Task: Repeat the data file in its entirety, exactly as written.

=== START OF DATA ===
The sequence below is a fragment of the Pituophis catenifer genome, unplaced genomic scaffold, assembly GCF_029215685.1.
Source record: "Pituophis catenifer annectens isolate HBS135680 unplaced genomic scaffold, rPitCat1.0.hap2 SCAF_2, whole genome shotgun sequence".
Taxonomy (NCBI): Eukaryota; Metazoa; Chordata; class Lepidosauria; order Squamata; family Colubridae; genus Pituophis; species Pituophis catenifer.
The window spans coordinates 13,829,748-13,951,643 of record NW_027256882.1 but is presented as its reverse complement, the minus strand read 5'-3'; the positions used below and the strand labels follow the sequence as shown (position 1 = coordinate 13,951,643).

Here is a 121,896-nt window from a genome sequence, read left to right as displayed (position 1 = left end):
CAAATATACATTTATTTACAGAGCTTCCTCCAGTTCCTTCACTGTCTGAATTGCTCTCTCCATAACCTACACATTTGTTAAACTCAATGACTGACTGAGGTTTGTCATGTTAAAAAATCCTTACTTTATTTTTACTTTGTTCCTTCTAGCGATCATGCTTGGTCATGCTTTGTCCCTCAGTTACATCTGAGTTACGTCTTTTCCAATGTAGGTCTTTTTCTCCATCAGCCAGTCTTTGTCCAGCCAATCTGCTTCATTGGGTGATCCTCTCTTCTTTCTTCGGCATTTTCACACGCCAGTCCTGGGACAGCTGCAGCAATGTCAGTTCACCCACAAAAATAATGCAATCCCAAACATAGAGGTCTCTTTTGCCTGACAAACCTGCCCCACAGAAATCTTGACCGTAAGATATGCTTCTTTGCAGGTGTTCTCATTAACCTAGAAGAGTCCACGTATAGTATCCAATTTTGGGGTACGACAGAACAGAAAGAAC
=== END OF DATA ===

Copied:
The sequence below is a fragment of the Pituophis catenifer genome, unplaced genomic scaffold, assembly GCF_029215685.1.
Source record: "Pituophis catenifer annectens isolate HBS135680 unplaced genomic scaffold, rPitCat1.0.hap2 SCAF_2, whole genome shotgun sequence".
Taxonomy (NCBI): Eukaryota; Metazoa; Chordata; class Lepidosauria; order Squamata; family Colubridae; genus Pituophis; species Pituophis catenifer.
The window spans coordinates 13,829,748-13,951,643 of record NW_027256882.1 but is presented as its reverse complement, the minus strand read 5'-3'; the positions used below and the strand labels follow the sequence as shown (position 1 = coordinate 13,951,643).

Here is a 121,896-nt window from a genome sequence, read left to right as displayed (position 1 = left end):
CAAATATACATTTATTTACAGAGCTTCCTCCAGTTCCTTCACTGTCTGAATTGCTCTCTCCATAACCTACACATTTGTTAAACTCAATGACTGACTGAGGTTTGTCATGTTAAAAAATCCTTACTTTATTTTTACTTTGTTCCTTCTAGCGATCATGCTTGGTCATGCTTTGTCCCTCAGTTACATCTGAGTTACGTCTTTTCCAATGTAGGTCTTTTTCTCCATCAGCCAGTCTTTGTCCAGCCAATCTGCTTCATTGGGTGATCCTCTCTTCTTTCTTCGGCATTTTCACACGCCAGTCCTGGGACAGCTGCAGCAATGTCAGTTCACCCACAAAAATAATGCAATCCCAAACATAGAGGTCTCTTTTGCCTGACAAACCTGCCCCACAGAAATCTTGACCGTAAGATATGCTTCTTTGCAGGTGTTCTCATTAACCTAGAAGAGTCCACGTATAGTATCCAATTTTGGGGTACGACAGAACAGAAAGAAC